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Leipzig's Monday Demonstrations

Launching the "Peaceful Revolution" of 1989

From: Leipzig, Germany

ABOVE: A news photo from the Montagsdemonstration of October 9, 1989.


"We had planned everything. We were prepared for everything. But not for candles and prayers."

Horst Sindermann, former GDR official
Source: The Events in Fall 1989, Nikolaikirche Leipzig


East Germany's "Peaceful Revolution" didn't occur overnight, but the Monday Demonstrations of September and October, 1989 brought matters to a head in Leipzig and other cities of the German Democratic Republic, or GDR. After months of "Peace Prayers" in Leipzig's Nikolaikirche and other public protests, some 70,000 people gathered in the streets of downtown Leipzig on October 9 to demand reform from the SED (German Communist Party) regime.

Thousands of police and military personnel were on hand to stop the demonstrations, and soldiers with machine guns were posted on rooftops to intimidate the protesters.

Fortunately for the citizens, cries of "No violence" were heeded, and one organizer's ploy was particularly effective: The pastor of the Nikolaikirche suggested that marchers carry candles, which require two hands: one to hold the candle, the other to protect the flame from blowing out. With two hands occupied, protesters wouldn't be tempted to throw rocks!

A 20th Anniversary press release by Andreas Schmidt, Leipzig's PR Manager for Tourism, describes what happened next:

"The 8,000-strong  security forces were opposed not (as expected) by a few 'gang leaders,' but by a great part of the population. This made violent dispersal of the demonstration impossible. In the following weeks, the SED tried in vain to hinder the public from further protests. The people of Leipzig were not satisfied by cosmetic changes. Through their courage, their determination, and rejection of violence, the people of Leipzig made history with the Monday demonstrations. Pictures of the protests of autumn, 1989 spread throughout the world. Determined people demanded democratic basic rights in an encrusted community. Leipzig--the poor cousin of the GDR--used peaceful means to express itself and laid the foundation for German reunification by means of a Peaceful Revolution."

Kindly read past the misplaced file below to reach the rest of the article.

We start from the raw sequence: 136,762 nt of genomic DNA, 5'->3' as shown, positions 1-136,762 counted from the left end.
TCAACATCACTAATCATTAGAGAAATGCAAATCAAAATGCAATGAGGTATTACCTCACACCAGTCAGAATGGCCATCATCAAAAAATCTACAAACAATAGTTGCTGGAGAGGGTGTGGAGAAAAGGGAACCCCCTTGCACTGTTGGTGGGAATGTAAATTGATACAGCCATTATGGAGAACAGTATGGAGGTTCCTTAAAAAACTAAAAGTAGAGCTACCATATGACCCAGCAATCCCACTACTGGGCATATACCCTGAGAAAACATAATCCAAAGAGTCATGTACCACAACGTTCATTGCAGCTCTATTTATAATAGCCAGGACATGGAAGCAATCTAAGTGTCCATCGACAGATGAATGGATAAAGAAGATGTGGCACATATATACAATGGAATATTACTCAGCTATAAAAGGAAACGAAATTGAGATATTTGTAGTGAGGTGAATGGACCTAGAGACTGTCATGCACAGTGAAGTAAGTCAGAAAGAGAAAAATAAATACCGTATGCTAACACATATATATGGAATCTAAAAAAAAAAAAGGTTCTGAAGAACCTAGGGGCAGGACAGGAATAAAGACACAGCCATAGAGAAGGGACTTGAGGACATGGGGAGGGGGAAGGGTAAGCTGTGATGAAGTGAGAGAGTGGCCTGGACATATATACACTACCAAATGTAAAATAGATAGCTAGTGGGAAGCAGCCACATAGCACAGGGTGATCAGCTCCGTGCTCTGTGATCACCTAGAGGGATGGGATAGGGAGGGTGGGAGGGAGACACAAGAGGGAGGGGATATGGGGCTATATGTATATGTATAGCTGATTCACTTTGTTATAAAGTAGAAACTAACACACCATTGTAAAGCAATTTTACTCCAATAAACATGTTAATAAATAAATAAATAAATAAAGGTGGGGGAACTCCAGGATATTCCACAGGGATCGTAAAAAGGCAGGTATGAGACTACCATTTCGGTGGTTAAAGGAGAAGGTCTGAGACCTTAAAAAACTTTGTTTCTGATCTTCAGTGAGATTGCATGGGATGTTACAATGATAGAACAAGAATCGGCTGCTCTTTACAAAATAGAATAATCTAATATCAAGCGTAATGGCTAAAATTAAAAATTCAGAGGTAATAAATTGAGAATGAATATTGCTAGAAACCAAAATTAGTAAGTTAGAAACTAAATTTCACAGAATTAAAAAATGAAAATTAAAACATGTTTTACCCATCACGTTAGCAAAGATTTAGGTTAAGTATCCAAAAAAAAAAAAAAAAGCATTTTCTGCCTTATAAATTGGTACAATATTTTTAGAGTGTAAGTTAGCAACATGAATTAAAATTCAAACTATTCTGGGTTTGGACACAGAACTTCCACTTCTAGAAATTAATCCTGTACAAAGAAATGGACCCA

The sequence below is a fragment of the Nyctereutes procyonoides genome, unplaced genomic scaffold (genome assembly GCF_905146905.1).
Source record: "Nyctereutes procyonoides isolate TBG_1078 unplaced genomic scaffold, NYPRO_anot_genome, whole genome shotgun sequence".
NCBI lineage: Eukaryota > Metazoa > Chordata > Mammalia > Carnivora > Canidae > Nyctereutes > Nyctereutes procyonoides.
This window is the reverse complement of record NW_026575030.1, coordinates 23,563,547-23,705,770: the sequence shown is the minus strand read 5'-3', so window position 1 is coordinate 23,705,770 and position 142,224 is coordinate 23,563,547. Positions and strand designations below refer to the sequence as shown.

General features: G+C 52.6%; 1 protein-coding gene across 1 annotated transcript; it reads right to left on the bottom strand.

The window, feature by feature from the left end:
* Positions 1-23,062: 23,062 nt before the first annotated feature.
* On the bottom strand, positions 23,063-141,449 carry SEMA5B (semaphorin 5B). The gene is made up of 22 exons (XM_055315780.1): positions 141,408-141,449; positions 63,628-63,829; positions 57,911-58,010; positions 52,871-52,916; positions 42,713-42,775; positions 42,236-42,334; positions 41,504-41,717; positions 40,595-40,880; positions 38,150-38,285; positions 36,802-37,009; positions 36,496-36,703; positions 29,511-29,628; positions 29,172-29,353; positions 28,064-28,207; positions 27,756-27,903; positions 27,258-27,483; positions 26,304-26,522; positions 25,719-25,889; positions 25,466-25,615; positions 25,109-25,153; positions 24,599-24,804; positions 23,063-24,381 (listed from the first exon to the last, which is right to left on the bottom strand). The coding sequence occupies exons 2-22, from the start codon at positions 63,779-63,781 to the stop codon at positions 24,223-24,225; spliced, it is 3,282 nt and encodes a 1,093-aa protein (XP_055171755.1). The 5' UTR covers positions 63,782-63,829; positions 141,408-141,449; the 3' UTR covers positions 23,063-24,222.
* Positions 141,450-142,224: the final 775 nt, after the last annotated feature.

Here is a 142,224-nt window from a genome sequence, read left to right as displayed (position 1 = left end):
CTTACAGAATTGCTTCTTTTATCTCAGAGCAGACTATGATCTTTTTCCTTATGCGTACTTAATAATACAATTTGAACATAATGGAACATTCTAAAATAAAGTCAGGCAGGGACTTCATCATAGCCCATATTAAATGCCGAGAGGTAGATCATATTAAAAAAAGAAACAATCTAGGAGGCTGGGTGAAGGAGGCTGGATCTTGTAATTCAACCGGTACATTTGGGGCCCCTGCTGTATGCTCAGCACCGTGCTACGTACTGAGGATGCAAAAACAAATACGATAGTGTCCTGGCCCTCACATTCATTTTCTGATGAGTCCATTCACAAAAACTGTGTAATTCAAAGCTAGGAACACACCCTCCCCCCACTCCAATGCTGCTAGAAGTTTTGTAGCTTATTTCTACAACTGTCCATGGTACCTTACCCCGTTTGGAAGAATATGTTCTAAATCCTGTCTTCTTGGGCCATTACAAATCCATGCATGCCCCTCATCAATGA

Schmidt adds:

"Every 9 October, Leipzig pays tribute to these occurrences with many events--such as exhibitions, readings, discussions, the prayer for peace in the Nikolaikirche, and a democracy forum in the Gewandhaus."

Tour the "City of the Peaceful Revolution," from €99 per person

Leipzig Tourismus und Marketing (LTM) is offering a special 3-day weekend package titled "Leipzig - City of the Peaceful Revolution." The package starts at €99 per person, double occupancy. It includes two nights in a hotel, a "Peaceful Revolution" sightseeing tour, a guided tour of the Stasi museum (the Museum in der "Runde Ecke"), and an evening meal at the Ständige Vertretung pub-restaurant, which is said to blend Cologne atmosphere with Saxon cooking. For more information, see the LTM's "Leipzig - City of the Peaceful Revolution" offer.

Other information resources:

Wikipedia: Monday Demonstrations in East Germany
Despite the title, this article focuses mainly on events in Leipzig. (Demonstrations also took place in other East German cities, such as Erfurt, Dresden, and Berlin.)

Wikipedia: Peaceful revolution (German)
This article mentions early resistance to the SED government (including demonstrations and strikes in 1953), describes external factors that facilitated the revolution, and summarizes the demonstrations that occurred between September, 1989 and the first free multi-party elections in 1990.

Nicolaikirche: The Events in Fall 1989
The Nicholaikirche, Leipzig's oldest church, was a center of peaceful resistance to the GDR's totalitarian regime. This page from the church's Web site offers a pastor's-eye view of the Monday Demonstrations and related events.

NÄHER dran: Issue 21 (PDF)
If you read German, download this free Adobe Acrobat PDF version of the Leipzig tourist office's magazine. Issue 21, published in November 2008, has a detailed overview of the Peaceful Revolution in Leipzig that includes articles, photos, and maps.

Back to: Leipzig, Germany

Photo: LTS.

Last updated: June 15, 2010

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